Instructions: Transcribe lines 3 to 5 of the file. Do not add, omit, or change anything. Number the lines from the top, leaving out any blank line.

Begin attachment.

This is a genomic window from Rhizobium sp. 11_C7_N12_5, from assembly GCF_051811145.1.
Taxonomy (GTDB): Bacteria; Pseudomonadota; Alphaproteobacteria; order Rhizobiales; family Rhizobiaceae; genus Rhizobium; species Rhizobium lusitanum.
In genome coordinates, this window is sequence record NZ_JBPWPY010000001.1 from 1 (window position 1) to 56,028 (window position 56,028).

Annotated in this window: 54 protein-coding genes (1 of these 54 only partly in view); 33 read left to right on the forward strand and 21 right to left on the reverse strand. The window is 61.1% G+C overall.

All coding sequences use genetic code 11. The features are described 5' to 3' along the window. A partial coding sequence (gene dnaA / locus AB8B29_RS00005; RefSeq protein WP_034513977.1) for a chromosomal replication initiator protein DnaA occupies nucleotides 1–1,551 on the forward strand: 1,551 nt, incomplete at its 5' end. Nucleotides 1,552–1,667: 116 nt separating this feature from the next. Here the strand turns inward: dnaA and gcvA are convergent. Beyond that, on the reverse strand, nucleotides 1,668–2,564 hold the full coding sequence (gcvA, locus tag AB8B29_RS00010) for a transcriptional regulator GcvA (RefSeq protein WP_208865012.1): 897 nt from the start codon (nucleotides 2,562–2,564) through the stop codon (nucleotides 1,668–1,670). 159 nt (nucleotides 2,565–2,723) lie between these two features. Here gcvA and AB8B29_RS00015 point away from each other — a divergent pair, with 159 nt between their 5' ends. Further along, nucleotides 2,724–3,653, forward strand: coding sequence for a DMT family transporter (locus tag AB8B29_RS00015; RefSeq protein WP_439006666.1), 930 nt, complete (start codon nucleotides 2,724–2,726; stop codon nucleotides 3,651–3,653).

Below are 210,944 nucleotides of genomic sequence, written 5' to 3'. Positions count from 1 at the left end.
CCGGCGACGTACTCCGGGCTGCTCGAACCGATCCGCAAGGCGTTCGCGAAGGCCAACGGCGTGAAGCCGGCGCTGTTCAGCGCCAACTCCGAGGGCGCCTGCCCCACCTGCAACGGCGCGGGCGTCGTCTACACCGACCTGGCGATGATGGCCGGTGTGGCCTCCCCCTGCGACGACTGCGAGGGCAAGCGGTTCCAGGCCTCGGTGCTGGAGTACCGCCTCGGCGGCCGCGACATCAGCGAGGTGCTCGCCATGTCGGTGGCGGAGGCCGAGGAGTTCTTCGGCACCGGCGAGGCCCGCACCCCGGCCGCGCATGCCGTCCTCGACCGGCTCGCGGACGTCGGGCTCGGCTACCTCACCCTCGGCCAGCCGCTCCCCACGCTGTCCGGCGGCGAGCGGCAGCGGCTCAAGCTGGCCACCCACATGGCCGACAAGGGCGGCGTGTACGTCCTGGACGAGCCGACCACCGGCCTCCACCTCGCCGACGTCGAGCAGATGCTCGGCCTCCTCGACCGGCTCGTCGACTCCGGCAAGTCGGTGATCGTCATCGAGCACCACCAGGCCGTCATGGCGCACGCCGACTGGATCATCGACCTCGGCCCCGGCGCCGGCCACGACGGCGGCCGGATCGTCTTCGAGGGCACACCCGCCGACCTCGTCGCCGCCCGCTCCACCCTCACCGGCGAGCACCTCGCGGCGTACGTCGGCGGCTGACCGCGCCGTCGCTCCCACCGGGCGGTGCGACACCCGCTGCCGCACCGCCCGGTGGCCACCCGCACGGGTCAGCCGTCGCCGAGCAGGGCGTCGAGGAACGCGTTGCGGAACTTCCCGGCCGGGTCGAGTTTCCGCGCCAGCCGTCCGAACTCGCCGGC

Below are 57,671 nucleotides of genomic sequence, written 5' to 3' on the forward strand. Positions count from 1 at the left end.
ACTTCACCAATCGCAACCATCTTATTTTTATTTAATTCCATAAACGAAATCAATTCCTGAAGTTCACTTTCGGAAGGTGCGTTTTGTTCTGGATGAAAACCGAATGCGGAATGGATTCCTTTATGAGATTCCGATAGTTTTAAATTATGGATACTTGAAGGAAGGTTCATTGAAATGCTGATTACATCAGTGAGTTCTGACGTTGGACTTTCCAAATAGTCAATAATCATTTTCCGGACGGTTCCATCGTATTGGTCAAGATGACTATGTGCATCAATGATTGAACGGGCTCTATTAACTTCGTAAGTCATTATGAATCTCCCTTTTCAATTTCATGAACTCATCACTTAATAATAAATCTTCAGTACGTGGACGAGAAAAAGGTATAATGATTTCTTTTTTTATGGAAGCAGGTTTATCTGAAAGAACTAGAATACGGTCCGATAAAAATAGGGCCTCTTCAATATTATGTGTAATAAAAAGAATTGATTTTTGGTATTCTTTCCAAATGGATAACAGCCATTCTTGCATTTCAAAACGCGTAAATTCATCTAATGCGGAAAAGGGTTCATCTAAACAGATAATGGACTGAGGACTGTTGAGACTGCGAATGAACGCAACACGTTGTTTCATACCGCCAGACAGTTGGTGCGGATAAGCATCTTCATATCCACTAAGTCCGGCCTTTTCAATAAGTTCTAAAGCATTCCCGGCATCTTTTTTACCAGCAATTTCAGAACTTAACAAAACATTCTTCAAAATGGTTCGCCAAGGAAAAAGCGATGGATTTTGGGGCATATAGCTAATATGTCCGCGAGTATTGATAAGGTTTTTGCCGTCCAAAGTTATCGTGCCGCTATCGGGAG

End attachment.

In genome coordinates, this window is sequence record NZ_JBPWPY010000001.1 from 1 (window position 1) to 56,028 (window position 56,028).

Annotated in this window: 54 protein-coding genes (1 of these 54 only partly in view); 33 read left to right on the forward strand and 21 right to left on the reverse strand. The window is 61.1% G+C overall.

All coding sequences use genetic code 11. The features are described 5' to 3' along the window. A partial coding sequence (gene dnaA / locus AB8B29_RS00005; RefSeq protein WP_034513977.1) for a chromosomal replication initiator protein DnaA occupies nucleotides 1–1,551 on the forward strand: 1,551 nt, incomplete at its 5' end. Nucleotides 1,552–1,667: 116 nt separating this feature from the next. Here the strand turns inward: dnaA and gcvA are convergent. Beyond that, on the reverse strand, nucleotides 1,668–2,564 hold the full coding sequence (gcvA, locus tag AB8B29_RS00010) for a transcriptional regulator GcvA (RefSeq protein WP_208865012.1): 897 nt from the start codon (nucleotides 2,562–2,564) through the stop codon (nucleotides 1,668–1,670). 159 nt (nucleotides 2,565–2,723) lie between these two features. Here gcvA and AB8B29_RS00015 point away from each other — a divergent pair, with 159 nt between their 5' ends. Further along, nucleotides 2,724–3,653, forward strand: coding sequence for a DMT family transporter (locus tag AB8B29_RS00015; RefSeq protein WP_439006666.1), 930 nt, complete (start codon nucleotides 2,724–2,726; stop codon nucleotides 3,651–3,653).